CFIB Study on Municipal Spending Incorrect and Misleading

In the last few days, CKNW has been touting a new study by the CFIB (Canadian Federation of Independent Business) claiming that spending in the four largest cities in Canada is growing out of control. Specifically (in Vancouver) they claim that spending from 2000 to 2011 grew by 50% while population only increased by 15%.

Since this is only comparing 3 metrics (spending, inflation, and population growth), it should be easy to check out their numbers. Based on the City of Vancouver financial statements and the reported inflation in Canada, I find that their numbers on spending are both misleading and WAY off.

We have reports from 2000 to 2012, but to align with their study, I’ll talk about the changes from 2000 to 2011 only. Accounting for inflation, there has been an increase in spending of 40% from 2000 to 2011 (736 million in 2000; 1.03 billion in 2011 (in 2000 dollars)). This is lower than the 50% increase claimed in the study.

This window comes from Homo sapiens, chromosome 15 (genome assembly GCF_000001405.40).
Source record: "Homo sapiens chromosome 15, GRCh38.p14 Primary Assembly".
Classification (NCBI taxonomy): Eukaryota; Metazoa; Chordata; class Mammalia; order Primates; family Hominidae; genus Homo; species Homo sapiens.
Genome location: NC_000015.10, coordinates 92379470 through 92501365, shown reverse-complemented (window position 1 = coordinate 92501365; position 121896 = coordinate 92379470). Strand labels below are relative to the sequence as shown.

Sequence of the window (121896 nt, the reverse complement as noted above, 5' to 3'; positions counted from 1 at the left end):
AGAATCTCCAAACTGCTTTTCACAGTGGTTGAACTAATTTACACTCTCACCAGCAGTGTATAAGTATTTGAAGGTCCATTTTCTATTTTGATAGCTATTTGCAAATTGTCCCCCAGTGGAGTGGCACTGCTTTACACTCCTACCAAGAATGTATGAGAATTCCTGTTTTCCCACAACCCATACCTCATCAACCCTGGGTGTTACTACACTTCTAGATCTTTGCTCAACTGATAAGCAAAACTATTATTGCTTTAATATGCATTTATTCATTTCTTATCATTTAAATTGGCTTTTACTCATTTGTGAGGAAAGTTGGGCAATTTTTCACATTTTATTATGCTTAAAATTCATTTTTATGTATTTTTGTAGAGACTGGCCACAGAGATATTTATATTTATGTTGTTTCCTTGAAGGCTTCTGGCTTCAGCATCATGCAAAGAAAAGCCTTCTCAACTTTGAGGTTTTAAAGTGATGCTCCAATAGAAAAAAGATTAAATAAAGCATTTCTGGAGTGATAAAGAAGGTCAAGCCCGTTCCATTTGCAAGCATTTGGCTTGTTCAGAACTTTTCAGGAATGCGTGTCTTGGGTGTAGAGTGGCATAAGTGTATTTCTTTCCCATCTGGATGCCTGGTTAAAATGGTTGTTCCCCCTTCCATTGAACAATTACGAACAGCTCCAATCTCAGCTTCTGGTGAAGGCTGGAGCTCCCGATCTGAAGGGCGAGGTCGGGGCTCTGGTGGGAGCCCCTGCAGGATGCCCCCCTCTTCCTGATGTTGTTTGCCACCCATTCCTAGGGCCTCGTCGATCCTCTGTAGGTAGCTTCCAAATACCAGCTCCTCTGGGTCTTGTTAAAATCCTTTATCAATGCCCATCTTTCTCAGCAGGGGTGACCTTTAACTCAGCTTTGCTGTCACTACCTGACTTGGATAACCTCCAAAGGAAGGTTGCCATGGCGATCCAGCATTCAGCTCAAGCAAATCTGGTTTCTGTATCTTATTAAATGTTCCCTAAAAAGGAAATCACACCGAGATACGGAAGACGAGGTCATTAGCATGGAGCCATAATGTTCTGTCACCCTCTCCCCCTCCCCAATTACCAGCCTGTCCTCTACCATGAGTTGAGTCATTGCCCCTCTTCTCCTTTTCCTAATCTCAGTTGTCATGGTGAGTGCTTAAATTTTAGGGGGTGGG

Further, the data shows that spending in 2011 and 2012 is actually lower than it was in 2008 (adjusted for inflation). If they want to complain about spending being out of control, they should look to the years 2000 to 2008 when spending increased by 55% adjusted for inflation. Since 2008, spending has decreased by 8 percent!

Of course, that would make this study 5 years too late!

I have created a spreadsheet with my calculations.


  1. Vancouver City Financial Reports
  2. Canada Historical Inflation
  3. CFIB Study


Initially I had stated that spending was up 24% from 2000 to 2011. Actually it is up 40%. That doesn’t change the fact, however, that spending is down since 2008.

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